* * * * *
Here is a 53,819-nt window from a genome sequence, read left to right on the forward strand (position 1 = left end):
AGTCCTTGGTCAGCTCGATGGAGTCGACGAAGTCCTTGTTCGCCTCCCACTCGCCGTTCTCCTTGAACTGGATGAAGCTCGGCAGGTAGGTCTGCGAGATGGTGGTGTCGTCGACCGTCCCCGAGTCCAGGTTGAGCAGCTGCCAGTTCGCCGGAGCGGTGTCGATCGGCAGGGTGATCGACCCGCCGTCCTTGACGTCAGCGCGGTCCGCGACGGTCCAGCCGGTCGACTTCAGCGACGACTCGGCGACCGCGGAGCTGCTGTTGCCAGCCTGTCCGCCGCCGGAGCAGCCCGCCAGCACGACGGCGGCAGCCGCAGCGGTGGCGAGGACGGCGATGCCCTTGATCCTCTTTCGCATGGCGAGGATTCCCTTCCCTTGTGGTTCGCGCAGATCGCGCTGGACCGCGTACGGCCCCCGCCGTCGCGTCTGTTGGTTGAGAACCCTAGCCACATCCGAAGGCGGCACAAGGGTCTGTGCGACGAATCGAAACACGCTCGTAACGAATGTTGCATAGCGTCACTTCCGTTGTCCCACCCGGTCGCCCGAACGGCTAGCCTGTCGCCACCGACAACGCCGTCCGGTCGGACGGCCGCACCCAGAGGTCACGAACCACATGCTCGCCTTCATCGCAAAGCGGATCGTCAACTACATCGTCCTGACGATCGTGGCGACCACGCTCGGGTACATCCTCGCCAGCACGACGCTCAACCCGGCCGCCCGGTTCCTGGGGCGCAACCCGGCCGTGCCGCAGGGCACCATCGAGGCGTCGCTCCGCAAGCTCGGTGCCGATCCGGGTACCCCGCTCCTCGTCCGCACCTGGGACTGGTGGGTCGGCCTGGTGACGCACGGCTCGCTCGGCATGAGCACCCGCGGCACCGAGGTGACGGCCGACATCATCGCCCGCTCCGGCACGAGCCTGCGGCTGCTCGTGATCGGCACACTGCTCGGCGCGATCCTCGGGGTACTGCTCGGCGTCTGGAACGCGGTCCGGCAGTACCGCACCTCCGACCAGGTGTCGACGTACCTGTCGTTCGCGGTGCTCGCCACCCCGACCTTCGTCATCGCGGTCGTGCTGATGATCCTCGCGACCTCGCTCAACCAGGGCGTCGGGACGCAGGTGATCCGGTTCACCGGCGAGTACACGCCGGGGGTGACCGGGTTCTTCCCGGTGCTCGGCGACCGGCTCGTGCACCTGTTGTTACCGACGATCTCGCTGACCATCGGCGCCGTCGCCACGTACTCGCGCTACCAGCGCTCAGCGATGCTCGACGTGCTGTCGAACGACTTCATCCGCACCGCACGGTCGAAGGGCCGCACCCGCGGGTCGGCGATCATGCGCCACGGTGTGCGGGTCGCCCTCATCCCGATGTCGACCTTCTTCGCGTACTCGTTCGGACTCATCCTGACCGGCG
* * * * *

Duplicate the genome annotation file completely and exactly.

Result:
Here is a 53,819-nt window from a genome sequence, read left to right on the forward strand (position 1 = left end):
AGTCCTTGGTCAGCTCGATGGAGTCGACGAAGTCCTTGTTCGCCTCCCACTCGCCGTTCTCCTTGAACTGGATGAAGCTCGGCAGGTAGGTCTGCGAGATGGTGGTGTCGTCGACCGTCCCCGAGTCCAGGTTGAGCAGCTGCCAGTTCGCCGGAGCGGTGTCGATCGGCAGGGTGATCGACCCGCCGTCCTTGACGTCAGCGCGGTCCGCGACGGTCCAGCCGGTCGACTTCAGCGACGACTCGGCGACCGCGGAGCTGCTGTTGCCAGCCTGTCCGCCGCCGGAGCAGCCCGCCAGCACGACGGCGGCAGCCGCAGCGGTGGCGAGGACGGCGATGCCCTTGATCCTCTTTCGCATGGCGAGGATTCCCTTCCCTTGTGGTTCGCGCAGATCGCGCTGGACCGCGTACGGCCCCCGCCGTCGCGTCTGTTGGTTGAGAACCCTAGCCACATCCGAAGGCGGCACAAGGGTCTGTGCGACGAATCGAAACACGCTCGTAACGAATGTTGCATAGCGTCACTTCCGTTGTCCCACCCGGTCGCCCGAACGGCTAGCCTGTCGCCACCGACAACGCCGTCCGGTCGGACGGCCGCACCCAGAGGTCACGAACCACATGCTCGCCTTCATCGCAAAGCGGATCGTCAACTACATCGTCCTGACGATCGTGGCGACCACGCTCGGGTACATCCTCGCCAGCACGACGCTCAACCCGGCCGCCCGGTTCCTGGGGCGCAACCCGGCCGTGCCGCAGGGCACCATCGAGGCGTCGCTCCGCAAGCTCGGTGCCGATCCGGGTACCCCGCTCCTCGTCCGCACCTGGGACTGGTGGGTCGGCCTGGTGACGCACGGCTCGCTCGGCATGAGCACCCGCGGCACCGAGGTGACGGCCGACATCATCGCCCGCTCCGGCACGAGCCTGCGGCTGCTCGTGATCGGCACACTGCTCGGCGCGATCCTCGGGGTACTGCTCGGCGTCTGGAACGCGGTCCGGCAGTACCGCACCTCCGACCAGGTGTCGACGTACCTGTCGTTCGCGGTGCTCGCCACCCCGACCTTCGTCATCGCGGTCGTGCTGATGATCCTCGCGACCTCGCTCAACCAGGGCGTCGGGACGCAGGTGATCCGGTTCACCGGCGAGTACACGCCGGGGGTGACCGGGTTCTTCCCGGTGCTCGGCGACCGGCTCGTGCACCTGTTGTTACCGACGATCTCGCTGACCATCGGCGCCGTCGCCACGTACTCGCGCTACCAGCGCTCAGCGATGCTCGACGTGCTGTCGAACGACTTCATCCGCACCGCACGGTCGAAGGGCCGCACCCGCGGGTCGGCGATCATGCGCCACGGTGTGCGGGTCGCCCTCATCCCGATGTCGACCTTCTTCGCGTACTCGTTCGGACTCATCCTGACCGGCG